Here’s some more of my scattered research while preparing for my final Revelation paper. Again, don’t judge how unedited and raw this is.
The lampstand in the Old Testament was a symbol in the tabernacle of Yahweh’s presence among His people (Num. 8:1-4; Ex. 25:30-31, reference to the lampstand right after reference to the Bread of the Presence). Incidentally enough, the tabernacle lampstands (symbolic for the Church in Revelation) are designed in such a way as to bring back memories of Eden’s Tree of Life (“flowers”, Ex. 25:31; “branches”, 25:32; “cups like almond blossoms”, 25:33). As God’s presence was represented as the Tree of Life in Eden (that which gives perfect life), so the Lampstand represents God’s presence in the tabernacle ( In the same way, the lampstand represented the mission of all of Israel to be a light to the nations (Isa. 42:6, 49:6, 51:4, 60:3) vis a vis a kingdom of priests (Ex. 19:6). Incidentally, when Babylon falls in 18:23 the “light of the lamp” (the witness of the Church; Matt. 5:14-15; Eph. 5:8; Phil. 2:15) will shine no longer. Important to note is that the voice of the bridegroom and the bride (the voice of God and His Church) will also no longer be heard. In the new city in Rev. 21, the Lamb as a lamp gives off the light of God’s glory, and there is no more need for earthly lights.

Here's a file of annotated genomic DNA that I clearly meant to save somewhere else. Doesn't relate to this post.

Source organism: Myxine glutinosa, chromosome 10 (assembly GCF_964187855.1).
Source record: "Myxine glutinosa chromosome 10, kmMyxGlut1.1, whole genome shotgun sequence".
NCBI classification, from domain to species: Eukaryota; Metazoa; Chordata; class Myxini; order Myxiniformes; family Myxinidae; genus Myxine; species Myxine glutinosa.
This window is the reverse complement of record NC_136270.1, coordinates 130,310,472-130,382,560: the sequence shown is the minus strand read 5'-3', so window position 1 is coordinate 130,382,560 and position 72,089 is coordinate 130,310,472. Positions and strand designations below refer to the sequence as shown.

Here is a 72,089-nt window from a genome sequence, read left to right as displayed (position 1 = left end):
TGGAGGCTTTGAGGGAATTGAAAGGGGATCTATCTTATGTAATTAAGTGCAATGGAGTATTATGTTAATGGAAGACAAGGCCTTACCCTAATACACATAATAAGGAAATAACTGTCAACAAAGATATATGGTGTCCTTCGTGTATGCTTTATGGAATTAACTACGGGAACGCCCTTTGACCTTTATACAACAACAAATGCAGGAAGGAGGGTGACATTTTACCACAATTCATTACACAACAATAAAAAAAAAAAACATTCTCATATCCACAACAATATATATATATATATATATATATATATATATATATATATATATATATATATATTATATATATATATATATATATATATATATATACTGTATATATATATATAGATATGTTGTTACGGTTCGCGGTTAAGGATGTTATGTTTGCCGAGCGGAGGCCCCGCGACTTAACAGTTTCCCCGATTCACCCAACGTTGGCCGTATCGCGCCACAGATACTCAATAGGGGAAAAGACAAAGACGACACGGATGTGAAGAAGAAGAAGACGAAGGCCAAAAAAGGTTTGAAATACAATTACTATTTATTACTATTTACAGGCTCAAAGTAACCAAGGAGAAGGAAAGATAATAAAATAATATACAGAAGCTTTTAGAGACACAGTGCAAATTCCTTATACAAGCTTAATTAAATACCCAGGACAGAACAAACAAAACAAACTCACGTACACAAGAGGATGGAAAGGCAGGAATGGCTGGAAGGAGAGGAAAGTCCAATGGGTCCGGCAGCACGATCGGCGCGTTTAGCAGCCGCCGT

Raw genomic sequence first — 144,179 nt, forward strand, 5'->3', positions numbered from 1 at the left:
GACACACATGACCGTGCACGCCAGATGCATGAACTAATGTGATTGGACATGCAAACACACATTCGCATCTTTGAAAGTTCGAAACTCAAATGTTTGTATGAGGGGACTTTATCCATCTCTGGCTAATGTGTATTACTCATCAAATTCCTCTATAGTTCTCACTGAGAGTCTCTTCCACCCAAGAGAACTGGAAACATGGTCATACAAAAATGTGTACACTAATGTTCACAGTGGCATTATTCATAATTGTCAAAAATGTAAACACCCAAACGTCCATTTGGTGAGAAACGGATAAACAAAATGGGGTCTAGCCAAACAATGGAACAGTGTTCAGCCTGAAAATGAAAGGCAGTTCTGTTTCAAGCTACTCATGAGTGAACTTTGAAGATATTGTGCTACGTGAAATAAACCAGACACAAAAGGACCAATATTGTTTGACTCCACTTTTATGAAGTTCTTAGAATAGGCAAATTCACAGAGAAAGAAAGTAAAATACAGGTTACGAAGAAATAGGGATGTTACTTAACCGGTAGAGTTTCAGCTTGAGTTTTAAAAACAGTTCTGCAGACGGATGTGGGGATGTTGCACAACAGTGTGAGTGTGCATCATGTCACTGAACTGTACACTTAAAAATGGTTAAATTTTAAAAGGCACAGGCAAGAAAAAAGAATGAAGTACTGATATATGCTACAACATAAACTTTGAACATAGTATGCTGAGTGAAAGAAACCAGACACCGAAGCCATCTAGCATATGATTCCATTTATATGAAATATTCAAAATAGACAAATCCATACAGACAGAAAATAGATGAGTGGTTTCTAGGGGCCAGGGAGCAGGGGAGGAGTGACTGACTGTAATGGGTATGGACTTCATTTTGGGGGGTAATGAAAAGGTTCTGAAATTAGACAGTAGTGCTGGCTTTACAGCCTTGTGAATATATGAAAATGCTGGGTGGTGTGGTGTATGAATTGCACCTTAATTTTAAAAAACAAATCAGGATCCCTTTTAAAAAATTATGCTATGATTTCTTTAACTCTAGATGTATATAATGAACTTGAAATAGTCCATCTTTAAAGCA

The lampstands (seven, plural) represent the universal, Church of all time, which is here depicted as seven Churches around the Roman empire (2:1-3:22). Their mission is depicted by the lampstand. As in Israel in the Old Testament, the Church as a lampstand is supposed to be representatives of Christ by letting the light of Christ shine through them as the light of the world (Matt. 5:14-15). Through the witness of the Church is the presence of Christ shone throughout the earth. Just as the presence of Yahweh inhabited the tabernacle through the lampstand, now the presence of Jesus inhabits the world through the Church as the body of Christ (Rom. 12:5; 1 Cor. 12:27; Eph. 1:23; 4:12; 5:30; Col. 1:24). In this way, Christians, both individually and corporately, mimic Jesus, for His light cannot shine though them in ways that it does not emanate from Him. More specifically, in this context, the only sword that Christians can pick up is the only one that Jesus Himself carries, the one that protrudes from His mouth. Thus, the warfare that Christians participate in is the same warfare that Jesus participates in, nonviolent warfare in which the greatest weapon on the side of the God’s army is His piercing Word. This is a spiritual reality that manifests itself physically.